With the weather still cold, we stay in Derbyshire, catching up with work in the office. There’s a trip to Dublin in May, to meet the OGA Round Britain fleet on passage, so it’s June before we get back to the boat. Beverley stays in Derbyshire, as her Mum’s in hospital, and Steve makes a good start on fairing the hull. Despite the back-breaking nature of the work, he’s not suffering too many aches and pains either!
After ten days sailing with James on ‘Kestrel’, in the OGA Jubilee Cruise from Ipswich to Brightlingsea, we return to Woodbridge in beautiful sunny weather, at last. As its set fair, we can open up the tent to work in the fresh air and Steve gets into the swing of fairing the starboard side.
After a couple of weeks in the sunshine, with the tent opened up, Steve’s pretty well finished fairing the hull, another important milestone! There’s been more visitors than usual to keep us chatting, locals as well as yachtsmen from further afield. They’re attracted by seeing what’s beginning to look like the hull of a beautiful boat in the furthest corner of the Tidemill. It's known to some as ‘death row’, as we’re very close to the bonfire and the neglected boats ashore gathering rainwater in their cockpits.
‘Anything I can do to help?’ asked Trevor from ‘Gromit’. The OGA August 2009 Classics fleet was waiting for enough water to leave the Tidemill Yacht Harbour for the ‘drift’ down to Ramsholt and the evening meal at the pub. Trevor had come over to see how Steve was doing, and while away an hour or so in the sunshine . . . ‘Well, I could do with getting that engine out!’ Steve replied. No sooner said than off Trevor went to get blocks from ‘Gromit’ to set up a pulley system and, after quite a bit of hauling and heaving, the engine was resting at the side of the tent.
Having completed lots of work planking the hull during the summer, October 2010 found Steve looking to the engine as a ‘winter project’ back in Matlock Bath . . . with help from Pete and Paul, he managed to load it into the Bongo and drive back to Derbyshire with it onboard. The challenge was how to get it up to the house, and then, of course, where to put it, since it was much too heavy to take up to the top workshop.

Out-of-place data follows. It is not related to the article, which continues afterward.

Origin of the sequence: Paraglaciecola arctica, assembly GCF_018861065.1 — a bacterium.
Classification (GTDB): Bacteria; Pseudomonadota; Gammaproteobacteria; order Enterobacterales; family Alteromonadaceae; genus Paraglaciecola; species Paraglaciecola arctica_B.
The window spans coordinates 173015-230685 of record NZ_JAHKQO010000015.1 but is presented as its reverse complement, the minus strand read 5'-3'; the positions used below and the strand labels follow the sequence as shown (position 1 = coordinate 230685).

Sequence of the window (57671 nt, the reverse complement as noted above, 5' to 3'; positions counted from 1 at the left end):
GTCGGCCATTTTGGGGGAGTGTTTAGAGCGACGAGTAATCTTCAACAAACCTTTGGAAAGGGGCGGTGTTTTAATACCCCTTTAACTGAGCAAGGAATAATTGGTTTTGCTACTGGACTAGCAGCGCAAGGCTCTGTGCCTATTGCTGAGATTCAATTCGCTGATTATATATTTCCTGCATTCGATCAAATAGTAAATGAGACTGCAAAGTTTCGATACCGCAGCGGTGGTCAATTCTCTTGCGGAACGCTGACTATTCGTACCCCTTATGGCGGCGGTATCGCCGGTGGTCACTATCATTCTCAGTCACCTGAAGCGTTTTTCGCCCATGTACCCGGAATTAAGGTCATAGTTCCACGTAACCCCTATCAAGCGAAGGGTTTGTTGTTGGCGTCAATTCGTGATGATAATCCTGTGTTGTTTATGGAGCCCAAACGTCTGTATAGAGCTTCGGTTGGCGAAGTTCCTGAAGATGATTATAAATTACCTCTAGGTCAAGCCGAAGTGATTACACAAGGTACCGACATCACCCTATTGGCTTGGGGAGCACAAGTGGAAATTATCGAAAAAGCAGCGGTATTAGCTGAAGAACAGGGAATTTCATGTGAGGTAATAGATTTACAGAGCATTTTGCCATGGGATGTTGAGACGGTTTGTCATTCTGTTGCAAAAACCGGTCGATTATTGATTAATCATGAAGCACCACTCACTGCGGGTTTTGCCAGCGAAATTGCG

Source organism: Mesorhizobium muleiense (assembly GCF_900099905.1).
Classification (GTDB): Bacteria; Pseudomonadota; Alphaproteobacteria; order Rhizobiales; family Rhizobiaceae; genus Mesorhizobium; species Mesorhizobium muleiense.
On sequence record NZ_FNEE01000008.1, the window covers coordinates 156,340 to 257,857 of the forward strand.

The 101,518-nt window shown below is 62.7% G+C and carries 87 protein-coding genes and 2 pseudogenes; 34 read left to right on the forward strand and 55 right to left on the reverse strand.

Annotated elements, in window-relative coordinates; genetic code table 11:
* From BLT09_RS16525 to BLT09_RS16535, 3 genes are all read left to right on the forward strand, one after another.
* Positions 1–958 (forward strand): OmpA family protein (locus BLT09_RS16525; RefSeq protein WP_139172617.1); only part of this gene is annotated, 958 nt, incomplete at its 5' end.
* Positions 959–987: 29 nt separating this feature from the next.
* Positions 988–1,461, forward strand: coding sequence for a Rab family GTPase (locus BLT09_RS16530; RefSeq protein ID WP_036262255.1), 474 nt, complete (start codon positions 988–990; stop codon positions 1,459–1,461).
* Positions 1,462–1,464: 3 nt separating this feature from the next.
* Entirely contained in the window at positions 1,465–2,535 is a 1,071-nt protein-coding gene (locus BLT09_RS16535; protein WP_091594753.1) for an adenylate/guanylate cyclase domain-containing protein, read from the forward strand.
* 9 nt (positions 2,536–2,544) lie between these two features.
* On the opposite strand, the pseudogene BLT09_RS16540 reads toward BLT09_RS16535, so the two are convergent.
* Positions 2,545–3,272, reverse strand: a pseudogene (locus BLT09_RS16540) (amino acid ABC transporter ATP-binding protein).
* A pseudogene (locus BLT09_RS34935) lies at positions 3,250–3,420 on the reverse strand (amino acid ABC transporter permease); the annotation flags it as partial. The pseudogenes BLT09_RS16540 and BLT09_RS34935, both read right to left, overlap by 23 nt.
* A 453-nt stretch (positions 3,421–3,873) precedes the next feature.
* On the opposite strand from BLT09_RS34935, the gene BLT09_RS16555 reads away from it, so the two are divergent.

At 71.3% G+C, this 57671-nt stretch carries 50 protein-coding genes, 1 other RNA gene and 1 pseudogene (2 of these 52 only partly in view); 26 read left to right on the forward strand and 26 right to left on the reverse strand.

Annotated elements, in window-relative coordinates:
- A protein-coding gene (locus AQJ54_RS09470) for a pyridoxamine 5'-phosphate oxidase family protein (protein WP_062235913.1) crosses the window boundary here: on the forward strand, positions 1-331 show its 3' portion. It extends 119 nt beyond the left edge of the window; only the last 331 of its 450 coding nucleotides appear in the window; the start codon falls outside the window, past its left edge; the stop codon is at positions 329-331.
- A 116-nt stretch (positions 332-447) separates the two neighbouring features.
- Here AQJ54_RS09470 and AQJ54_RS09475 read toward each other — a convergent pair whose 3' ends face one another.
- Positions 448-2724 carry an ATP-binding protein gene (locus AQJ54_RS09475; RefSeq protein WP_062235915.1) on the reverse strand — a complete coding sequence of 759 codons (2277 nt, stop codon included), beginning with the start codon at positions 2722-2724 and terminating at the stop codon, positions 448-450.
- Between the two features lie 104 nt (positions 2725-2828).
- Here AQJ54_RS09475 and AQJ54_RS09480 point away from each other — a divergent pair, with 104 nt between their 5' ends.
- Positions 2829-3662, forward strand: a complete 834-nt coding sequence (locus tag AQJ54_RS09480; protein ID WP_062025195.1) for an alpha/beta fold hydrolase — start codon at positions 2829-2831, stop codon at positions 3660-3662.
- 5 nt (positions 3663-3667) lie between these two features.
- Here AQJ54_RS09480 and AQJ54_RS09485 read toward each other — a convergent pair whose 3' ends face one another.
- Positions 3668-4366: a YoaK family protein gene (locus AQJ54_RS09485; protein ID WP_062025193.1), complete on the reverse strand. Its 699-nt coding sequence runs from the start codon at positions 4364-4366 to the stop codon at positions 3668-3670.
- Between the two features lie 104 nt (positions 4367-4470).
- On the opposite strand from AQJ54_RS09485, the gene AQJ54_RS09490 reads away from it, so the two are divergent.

As usual, next-door neighbour Dave was keen to lend a hand, and after a lot of chin-scratching, tugging, heaving and heavy hauling the engine was carefully extracted from the Bongo onto a makeshift trolley and brought up the steps into the back yard.
Next plan . . . build a ‘lean-to’ in the back yard to double up as a garden store and covered workshop! This project went well, providing an ideal workshop area and doubling up as cold store for food when we had everyone to stay over for Christmas 2010. However, no sooner was it built than the snow came in abundance! From early December and into January 2011, there was little chance to do any work outside, even under cover! The same was true in Suffolk, so Paul didn’t make any progress with the planking either.
By March it really feels like progress! Paul's finished work on the counter, which is now fully restored in terms of new deck beams, archboard and frames. Steve's nearly completed the new beam shelf on the starboard side, steaming it into place and fitting it up to the new frames and knees.
The new workshop back home in Derbyshire is really coming into its own as a boatbuilding shed, and attracting quite a bit of interest in the neighbourhood. Matlock Bath is probably just about as far from the sea that you can get in mainland England, and there's bemusement as to why Steve's also started to build an 11' dinghy in clinker ply. Whilst seeking out suppliers for the planking, Steve found a woodyard in Grimsby with elm ideally suited for the rudder. On inspection, the rudder had proved to be beyond sensible repair, so sufficient elm was brought back to Matlock and the rudder is now ready for fitting and painting!